One Saturday night a couple of months ago, I was driving home after meeting a friend for dinner and decided to stop in at a local bar for a drink.
I could feel the buzz of a band’s amplifier through the pavement as I walked towards the entrance. The bar: For What It’s Worth. It's one of my favorite places to habituate because of the low-key atmosphere and nightly live music.
As I walked in the door, I glanced at the band and noticed it was a group I had not seen before.
I made a beeline for the bar, ordered my beverage, and secured a spot at a table with a good view of the entertainment.
The band consisted of three guys: two on guitar and one on keyboard. I had only taken one sip of my drink before I became completely mesmerized with the amount of talent that was less than 10 feet away from where I was sitting.
When the owner of the bar walked by, I flagged him down to ask who these three awesome musicians were. This was my first introduction to The Potatoheads.
I'm no musician, but definitely a lover of music and an admirer of those who create it.
The group dynamic of The Potatoheads was different than anything I’d seen before; I could see the passion of these three men in their eyes, hear it in their voices, and feel it in their song choices. I don’t know how long I sat there entranced, but it felt like the music and I were the only two beings in the room.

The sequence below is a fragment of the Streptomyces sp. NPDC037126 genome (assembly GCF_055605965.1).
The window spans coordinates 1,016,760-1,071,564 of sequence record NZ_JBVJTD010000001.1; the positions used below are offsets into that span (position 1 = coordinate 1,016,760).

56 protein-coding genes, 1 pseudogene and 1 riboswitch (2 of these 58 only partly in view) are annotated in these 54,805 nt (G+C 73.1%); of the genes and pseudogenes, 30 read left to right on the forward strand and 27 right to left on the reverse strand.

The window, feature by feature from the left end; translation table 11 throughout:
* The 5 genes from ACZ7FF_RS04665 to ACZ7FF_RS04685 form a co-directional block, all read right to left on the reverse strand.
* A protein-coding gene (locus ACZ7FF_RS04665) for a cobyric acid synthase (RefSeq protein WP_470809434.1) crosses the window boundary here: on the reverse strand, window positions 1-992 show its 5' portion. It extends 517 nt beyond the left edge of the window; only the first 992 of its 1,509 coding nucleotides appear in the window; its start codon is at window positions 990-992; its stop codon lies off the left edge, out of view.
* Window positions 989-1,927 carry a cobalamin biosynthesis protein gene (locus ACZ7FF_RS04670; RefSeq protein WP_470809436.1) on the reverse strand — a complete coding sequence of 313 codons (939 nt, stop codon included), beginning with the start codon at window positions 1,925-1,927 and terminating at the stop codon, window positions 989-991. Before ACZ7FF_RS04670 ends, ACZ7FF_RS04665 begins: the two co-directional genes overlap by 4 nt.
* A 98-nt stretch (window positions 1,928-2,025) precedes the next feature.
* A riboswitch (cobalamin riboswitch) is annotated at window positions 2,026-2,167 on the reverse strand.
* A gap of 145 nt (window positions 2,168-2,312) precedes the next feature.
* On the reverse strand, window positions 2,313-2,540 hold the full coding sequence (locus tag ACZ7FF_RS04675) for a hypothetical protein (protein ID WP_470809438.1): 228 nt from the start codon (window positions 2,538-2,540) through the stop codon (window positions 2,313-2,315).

I loved the diversity of the artists they covered, including Johnny Cash, Mumford and Sons, Jeff Buckley, Rolling Stones, and Ray LaMontagne to name a few.
I also liked the simplicity of the three instruments which allowed the vocals and beats to blend as opposed to one overpowering the other.
The keyboard player, Tommy Brady, added that extra something of melodic genius, and acted as a bonding agent for the band's cohesiveness.
Both guitarists, Shaun Brown and Jeremy Dunham, lent their vocal talents to the effort. Brown had a deep, straight-from-the-diaphragm, soulful tone, while Dunham sounded light, clear and downright angelic. The harmonization of two such distinct vocal qualities was nothing short of an auditory orgasm for the ear.
I have seen The Potatoheads play several times since that Saturday night, and every time has been just as pleasurable and impressive as the first.
I am so thankful I made the spontaneous decision to walk into that bar that night. It allowed me to be exposed to one of Horry County’s hidden musical gems and to have a glimpse into a myriad of talent that has yet to be appreciated to the extent it deserves.